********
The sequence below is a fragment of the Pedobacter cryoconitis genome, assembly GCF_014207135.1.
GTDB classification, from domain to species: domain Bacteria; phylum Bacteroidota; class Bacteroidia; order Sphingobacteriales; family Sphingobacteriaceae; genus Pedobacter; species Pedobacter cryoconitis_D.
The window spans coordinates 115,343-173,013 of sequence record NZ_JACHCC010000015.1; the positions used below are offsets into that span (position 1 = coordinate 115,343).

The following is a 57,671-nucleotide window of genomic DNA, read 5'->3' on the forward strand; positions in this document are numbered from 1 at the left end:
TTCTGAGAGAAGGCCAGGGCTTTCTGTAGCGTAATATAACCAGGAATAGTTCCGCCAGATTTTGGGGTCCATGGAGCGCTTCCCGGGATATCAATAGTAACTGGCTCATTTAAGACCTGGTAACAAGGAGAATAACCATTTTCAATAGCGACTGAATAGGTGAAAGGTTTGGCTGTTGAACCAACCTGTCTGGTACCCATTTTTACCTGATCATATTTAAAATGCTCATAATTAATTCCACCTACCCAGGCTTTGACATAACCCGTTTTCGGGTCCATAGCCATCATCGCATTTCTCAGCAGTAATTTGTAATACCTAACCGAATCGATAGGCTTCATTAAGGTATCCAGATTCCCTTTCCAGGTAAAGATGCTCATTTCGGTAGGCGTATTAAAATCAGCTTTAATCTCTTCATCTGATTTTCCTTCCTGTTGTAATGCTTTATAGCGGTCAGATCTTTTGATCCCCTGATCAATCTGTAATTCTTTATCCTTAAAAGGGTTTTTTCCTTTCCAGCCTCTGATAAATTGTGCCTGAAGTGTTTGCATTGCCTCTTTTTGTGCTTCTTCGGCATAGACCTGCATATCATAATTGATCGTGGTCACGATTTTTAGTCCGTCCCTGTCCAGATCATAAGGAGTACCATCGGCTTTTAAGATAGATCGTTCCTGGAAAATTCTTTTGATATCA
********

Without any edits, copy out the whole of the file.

The sequence below is a fragment of the Pedobacter cryoconitis genome, assembly GCF_014207135.1.
GTDB classification, from domain to species: domain Bacteria; phylum Bacteroidota; class Bacteroidia; order Sphingobacteriales; family Sphingobacteriaceae; genus Pedobacter; species Pedobacter cryoconitis_D.
The window spans coordinates 115,343-173,013 of sequence record NZ_JACHCC010000015.1; the positions used below are offsets into that span (position 1 = coordinate 115,343).

The following is a 57,671-nucleotide window of genomic DNA, read 5'->3' on the forward strand; positions in this document are numbered from 1 at the left end:
TTCTGAGAGAAGGCCAGGGCTTTCTGTAGCGTAATATAACCAGGAATAGTTCCGCCAGATTTTGGGGTCCATGGAGCGCTTCCCGGGATATCAATAGTAACTGGCTCATTTAAGACCTGGTAACAAGGAGAATAACCATTTTCAATAGCGACTGAATAGGTGAAAGGTTTGGCTGTTGAACCAACCTGTCTGGTACCCATTTTTACCTGATCATATTTAAAATGCTCATAATTAATTCCACCTACCCAGGCTTTGACATAACCCGTTTTCGGGTCCATAGCCATCATCGCATTTCTCAGCAGTAATTTGTAATACCTAACCGAATCGATAGGCTTCATTAAGGTATCCAGATTCCCTTTCCAGGTAAAGATGCTCATTTCGGTAGGCGTATTAAAATCAGCTTTAATCTCTTCATCTGATTTTCCTTCCTGTTGTAATGCTTTATAGCGGTCAGATCTTTTGATCCCCTGATCAATCTGTAATTCTTTATCCTTAAAAGGGTTTTTTCCTTTCCAGCCTCTGATAAATTGTGCCTGAAGTGTTTGCATTGCCTCTTTTTGTGCTTCTTCGGCATAGACCTGCATATCATAATTGATCGTGGTCACGATTTTTAGTCCGTCCCTGTCCAGATCATAAGGAGTACCATCGGCTTTTAAGATAGATCGTTCCTGGAAAATTCTTTTGATATCA